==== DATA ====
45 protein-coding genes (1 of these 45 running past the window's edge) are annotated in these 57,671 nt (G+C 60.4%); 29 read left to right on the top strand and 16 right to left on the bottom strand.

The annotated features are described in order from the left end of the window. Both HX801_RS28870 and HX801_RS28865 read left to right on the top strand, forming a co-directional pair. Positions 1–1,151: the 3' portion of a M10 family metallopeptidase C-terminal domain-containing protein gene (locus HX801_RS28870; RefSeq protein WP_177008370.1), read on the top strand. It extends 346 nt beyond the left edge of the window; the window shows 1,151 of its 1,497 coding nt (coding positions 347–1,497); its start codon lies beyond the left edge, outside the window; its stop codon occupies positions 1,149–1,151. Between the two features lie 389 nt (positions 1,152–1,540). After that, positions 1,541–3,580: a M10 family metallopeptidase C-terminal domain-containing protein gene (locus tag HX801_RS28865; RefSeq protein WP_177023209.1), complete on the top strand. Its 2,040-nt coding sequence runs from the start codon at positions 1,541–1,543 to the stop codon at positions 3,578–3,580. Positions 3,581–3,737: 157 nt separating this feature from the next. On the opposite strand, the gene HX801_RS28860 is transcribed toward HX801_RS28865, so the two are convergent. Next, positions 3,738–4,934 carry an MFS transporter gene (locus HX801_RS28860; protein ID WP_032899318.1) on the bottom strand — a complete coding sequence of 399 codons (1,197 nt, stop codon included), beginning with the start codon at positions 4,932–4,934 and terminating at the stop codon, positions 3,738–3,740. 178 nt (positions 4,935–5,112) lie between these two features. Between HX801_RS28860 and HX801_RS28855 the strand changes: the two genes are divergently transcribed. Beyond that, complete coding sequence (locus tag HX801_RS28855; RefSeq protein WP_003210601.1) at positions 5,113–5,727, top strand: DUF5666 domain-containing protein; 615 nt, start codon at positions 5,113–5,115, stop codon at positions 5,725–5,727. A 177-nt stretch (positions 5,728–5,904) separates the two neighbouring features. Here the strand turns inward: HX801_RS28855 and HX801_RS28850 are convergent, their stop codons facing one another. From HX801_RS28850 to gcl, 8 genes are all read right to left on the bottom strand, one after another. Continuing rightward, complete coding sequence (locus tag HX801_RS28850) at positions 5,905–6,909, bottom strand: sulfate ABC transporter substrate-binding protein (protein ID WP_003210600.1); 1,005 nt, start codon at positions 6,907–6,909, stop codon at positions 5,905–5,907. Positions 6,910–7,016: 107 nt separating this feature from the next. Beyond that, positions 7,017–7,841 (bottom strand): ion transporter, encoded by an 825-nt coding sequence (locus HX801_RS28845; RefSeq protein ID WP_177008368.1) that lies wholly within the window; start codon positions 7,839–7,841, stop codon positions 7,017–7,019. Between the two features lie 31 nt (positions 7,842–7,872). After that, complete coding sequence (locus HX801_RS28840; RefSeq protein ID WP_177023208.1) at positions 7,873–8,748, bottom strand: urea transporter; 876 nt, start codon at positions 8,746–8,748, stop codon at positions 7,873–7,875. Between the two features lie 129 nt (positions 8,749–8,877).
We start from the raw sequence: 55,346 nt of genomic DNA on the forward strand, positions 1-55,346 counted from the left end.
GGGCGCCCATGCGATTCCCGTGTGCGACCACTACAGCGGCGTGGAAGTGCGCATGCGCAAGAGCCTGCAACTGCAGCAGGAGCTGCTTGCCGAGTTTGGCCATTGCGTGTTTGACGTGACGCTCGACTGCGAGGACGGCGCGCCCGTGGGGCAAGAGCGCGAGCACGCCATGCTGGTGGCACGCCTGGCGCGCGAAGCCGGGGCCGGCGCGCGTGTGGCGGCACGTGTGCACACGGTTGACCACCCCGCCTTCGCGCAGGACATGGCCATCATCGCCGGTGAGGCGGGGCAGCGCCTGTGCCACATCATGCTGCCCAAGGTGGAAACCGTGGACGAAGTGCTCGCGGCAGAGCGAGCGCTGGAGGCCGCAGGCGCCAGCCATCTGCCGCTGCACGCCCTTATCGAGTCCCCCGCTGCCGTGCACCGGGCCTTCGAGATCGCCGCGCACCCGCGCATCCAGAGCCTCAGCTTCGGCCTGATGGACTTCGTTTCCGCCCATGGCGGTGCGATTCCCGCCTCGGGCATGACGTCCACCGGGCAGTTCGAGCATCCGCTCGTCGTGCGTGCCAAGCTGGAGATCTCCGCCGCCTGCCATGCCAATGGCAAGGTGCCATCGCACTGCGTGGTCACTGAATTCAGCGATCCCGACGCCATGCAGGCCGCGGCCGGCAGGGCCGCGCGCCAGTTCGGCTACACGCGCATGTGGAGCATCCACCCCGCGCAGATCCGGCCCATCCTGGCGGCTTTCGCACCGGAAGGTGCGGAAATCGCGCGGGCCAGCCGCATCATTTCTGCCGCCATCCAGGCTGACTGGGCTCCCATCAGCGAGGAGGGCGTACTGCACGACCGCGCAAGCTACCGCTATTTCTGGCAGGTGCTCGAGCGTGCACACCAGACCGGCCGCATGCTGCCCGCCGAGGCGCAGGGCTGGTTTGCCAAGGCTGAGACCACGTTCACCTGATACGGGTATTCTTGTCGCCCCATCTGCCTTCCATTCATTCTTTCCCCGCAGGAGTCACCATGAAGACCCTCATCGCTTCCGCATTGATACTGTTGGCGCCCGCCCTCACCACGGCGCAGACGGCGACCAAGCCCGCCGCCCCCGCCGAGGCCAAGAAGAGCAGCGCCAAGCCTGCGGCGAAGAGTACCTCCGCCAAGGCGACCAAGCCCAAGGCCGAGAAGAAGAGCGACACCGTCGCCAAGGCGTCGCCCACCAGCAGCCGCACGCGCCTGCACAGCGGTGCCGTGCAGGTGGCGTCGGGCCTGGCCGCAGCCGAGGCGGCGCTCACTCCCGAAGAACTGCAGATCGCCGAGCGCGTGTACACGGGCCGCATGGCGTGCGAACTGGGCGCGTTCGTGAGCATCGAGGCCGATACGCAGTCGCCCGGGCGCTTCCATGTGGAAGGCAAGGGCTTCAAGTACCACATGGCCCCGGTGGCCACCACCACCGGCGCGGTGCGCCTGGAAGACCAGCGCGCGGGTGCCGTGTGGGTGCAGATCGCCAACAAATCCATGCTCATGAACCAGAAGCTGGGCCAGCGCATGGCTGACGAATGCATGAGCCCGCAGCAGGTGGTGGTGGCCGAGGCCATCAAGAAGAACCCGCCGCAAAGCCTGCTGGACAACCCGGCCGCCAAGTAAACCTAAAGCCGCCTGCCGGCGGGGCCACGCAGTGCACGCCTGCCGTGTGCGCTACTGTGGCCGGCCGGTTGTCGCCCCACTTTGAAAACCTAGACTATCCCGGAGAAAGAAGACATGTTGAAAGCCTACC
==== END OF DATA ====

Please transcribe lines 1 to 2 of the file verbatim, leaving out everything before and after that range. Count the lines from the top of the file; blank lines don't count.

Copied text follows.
45 protein-coding genes (1 of these 45 running past the window's edge) are annotated in these 57,671 nt (G+C 60.4%); 29 read left to right on the top strand and 16 right to left on the bottom strand.

The annotated features are described in order from the left end of the window. Both HX801_RS28870 and HX801_RS28865 read left to right on the top strand, forming a co-directional pair. Positions 1–1,151: the 3' portion of a M10 family metallopeptidase C-terminal domain-containing protein gene (locus HX801_RS28870; RefSeq protein WP_177008370.1), read on the top strand. It extends 346 nt beyond the left edge of the window; the window shows 1,151 of its 1,497 coding nt (coding positions 347–1,497); its start codon lies beyond the left edge, outside the window; its stop codon occupies positions 1,149–1,151. Between the two features lie 389 nt (positions 1,152–1,540). After that, positions 1,541–3,580: a M10 family metallopeptidase C-terminal domain-containing protein gene (locus tag HX801_RS28865; RefSeq protein WP_177023209.1), complete on the top strand. Its 2,040-nt coding sequence runs from the start codon at positions 1,541–1,543 to the stop codon at positions 3,578–3,580. Positions 3,581–3,737: 157 nt separating this feature from the next. On the opposite strand, the gene HX801_RS28860 is transcribed toward HX801_RS28865, so the two are convergent. Next, positions 3,738–4,934 carry an MFS transporter gene (locus HX801_RS28860; protein ID WP_032899318.1) on the bottom strand — a complete coding sequence of 399 codons (1,197 nt, stop codon included), beginning with the start codon at positions 4,932–4,934 and terminating at the stop codon, positions 3,738–3,740. 178 nt (positions 4,935–5,112) lie between these two features. Between HX801_RS28860 and HX801_RS28855 the strand changes: the two genes are divergently transcribed. Beyond that, complete coding sequence (locus tag HX801_RS28855; RefSeq protein WP_003210601.1) at positions 5,113–5,727, top strand: DUF5666 domain-containing protein; 615 nt, start codon at positions 5,113–5,115, stop codon at positions 5,725–5,727. A 177-nt stretch (positions 5,728–5,904) separates the two neighbouring features. Here the strand turns inward: HX801_RS28855 and HX801_RS28850 are convergent, their stop codons facing one another. From HX801_RS28850 to gcl, 8 genes are all read right to left on the bottom strand, one after another. Continuing rightward, complete coding sequence (locus tag HX801_RS28850) at positions 5,905–6,909, bottom strand: sulfate ABC transporter substrate-binding protein (protein ID WP_003210600.1); 1,005 nt, start codon at positions 6,907–6,909, stop codon at positions 5,905–5,907. Positions 6,910–7,016: 107 nt separating this feature from the next. Beyond that, positions 7,017–7,841 (bottom strand): ion transporter, encoded by an 825-nt coding sequence (locus HX801_RS28845; RefSeq protein ID WP_177008368.1) that lies wholly within the window; start codon positions 7,839–7,841, stop codon positions 7,017–7,019. Between the two features lie 31 nt (positions 7,842–7,872). After that, complete coding sequence (locus HX801_RS28840; RefSeq protein ID WP_177023208.1) at positions 7,873–8,748, bottom strand: urea transporter; 876 nt, start codon at positions 8,746–8,748, stop codon at positions 7,873–7,875. Between the two features lie 129 nt (positions 8,749–8,877).